Thank goodness we are now (hopefully) past the worst of the weather. Having been carting buckets of water during the recent snow spell, I can say I shall look forward to the lighter evenings and warmer weather that we hope will make an appearance soon. Hopefully by the time you read this the fertiliser will be on the grass and silaging will be on the distant radar. Life on the farm continues at great speed.
A hole in my wellies was proving to be a large issue recently and it would appear I picked the wrong time to buy wellies. The local store seems to have sold out and a search on the internet couldn’t find any. The supply comes from Europe and the issue appears to be that they are unable to import any at this time. The same applies to exporting hay and straw; the UK government say we need an animal health certificate and Europe says we need a plant health certificate.
Wrapped hay and straw appeared on the Brexit agreement but apparently DEFRA didn’t realise that the UK exported naked hay and straw. Until the governments can agree, we are facing the unfortunate scenario of being unable to export hay and straw. The ability to export hay and straw to the continent is imperative, especially in the south of England, where we rely heavily on this trade.
With many European dealers already securing their next year’s supply of hay and straw from Denmark, Sweden, Germany etc it seems incredibly difficult to see, without lightning action from the UK government to resolve this, that there will be a continued strong hay and straw trade next season at all. This will have a huge impact on the price of straw. We have all enjoyed fortuitous pricing this year due to the lack of yield, but when the tables are turned it may go from a lack of yield to a lack of customers.
Another lockdown birthday has been celebrated. Ted, aka “Chubby”, turned four. Where has the time gone? He starts full time school in September and we shall need all the strength we have to persuade him that school is an essential life skill and that Ashford market will still be there when he finishes. Loading and unloading calves is the highlight of the week.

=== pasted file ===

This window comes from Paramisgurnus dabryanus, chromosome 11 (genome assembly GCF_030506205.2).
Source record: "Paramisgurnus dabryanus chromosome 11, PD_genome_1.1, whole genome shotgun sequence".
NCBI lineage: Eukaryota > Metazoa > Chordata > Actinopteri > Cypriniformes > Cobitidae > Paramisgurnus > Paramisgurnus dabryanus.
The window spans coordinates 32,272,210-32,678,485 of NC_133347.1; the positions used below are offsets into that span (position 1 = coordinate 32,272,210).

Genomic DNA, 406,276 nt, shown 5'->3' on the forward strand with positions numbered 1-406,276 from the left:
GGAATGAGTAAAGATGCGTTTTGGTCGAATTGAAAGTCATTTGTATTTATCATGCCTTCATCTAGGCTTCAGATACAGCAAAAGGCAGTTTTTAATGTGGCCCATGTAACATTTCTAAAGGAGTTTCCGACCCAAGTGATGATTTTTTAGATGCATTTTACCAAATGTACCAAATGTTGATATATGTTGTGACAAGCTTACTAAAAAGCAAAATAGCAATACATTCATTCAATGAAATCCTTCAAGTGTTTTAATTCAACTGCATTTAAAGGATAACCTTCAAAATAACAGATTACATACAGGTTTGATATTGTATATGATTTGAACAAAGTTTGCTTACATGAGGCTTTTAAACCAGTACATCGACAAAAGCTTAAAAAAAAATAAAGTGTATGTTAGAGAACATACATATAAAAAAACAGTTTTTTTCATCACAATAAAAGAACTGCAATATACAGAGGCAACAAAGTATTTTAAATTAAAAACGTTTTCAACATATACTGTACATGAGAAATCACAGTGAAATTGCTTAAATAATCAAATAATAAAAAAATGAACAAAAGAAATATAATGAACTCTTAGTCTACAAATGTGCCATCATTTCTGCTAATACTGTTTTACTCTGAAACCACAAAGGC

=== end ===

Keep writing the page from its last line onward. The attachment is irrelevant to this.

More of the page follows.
I have just read an article published by the University of Reading on farmers and their mental health during the pandemic. It looked at the experiences and challenges that farmers face and how the charities are dealing with and providing support during these challenging times. They also studied how DEFRA and other government bodies can better target support for farmers and rural communities in times of crisis. Farming can be a rather lonely occupation at times and even more so when you come under financial pressure. Having someone to talk to and run ideas past can make the world of difference.
Working long hours, often in isolation in a stressful job, seems to affect four out of five farmers or farm workers, according to RABI. This past year, under pandemic conditions, seems to have had a huge impact on the mental health of farmers and workers alike. With some of the key social events cancelled (on-farm demos, ploughing matches, agricultural shows and the pub), it has highlighted the major part that these events form in a farmer’s calendar.
The effects are expected to have a time delay on many farmers and workers. Many charities now find themselves stretched to the limit and have been inundated with calls for help. Their helplines are open every day 7am till 11pm. These charities have also lost a huge part of their income due to not being able to fundraise. There are, of course, many other charities that deserve a mention. When we are eventually allowed to socialise and interact with our fellow farming friends, please remember to support these charities that have done so much to help the industry through these torrid times.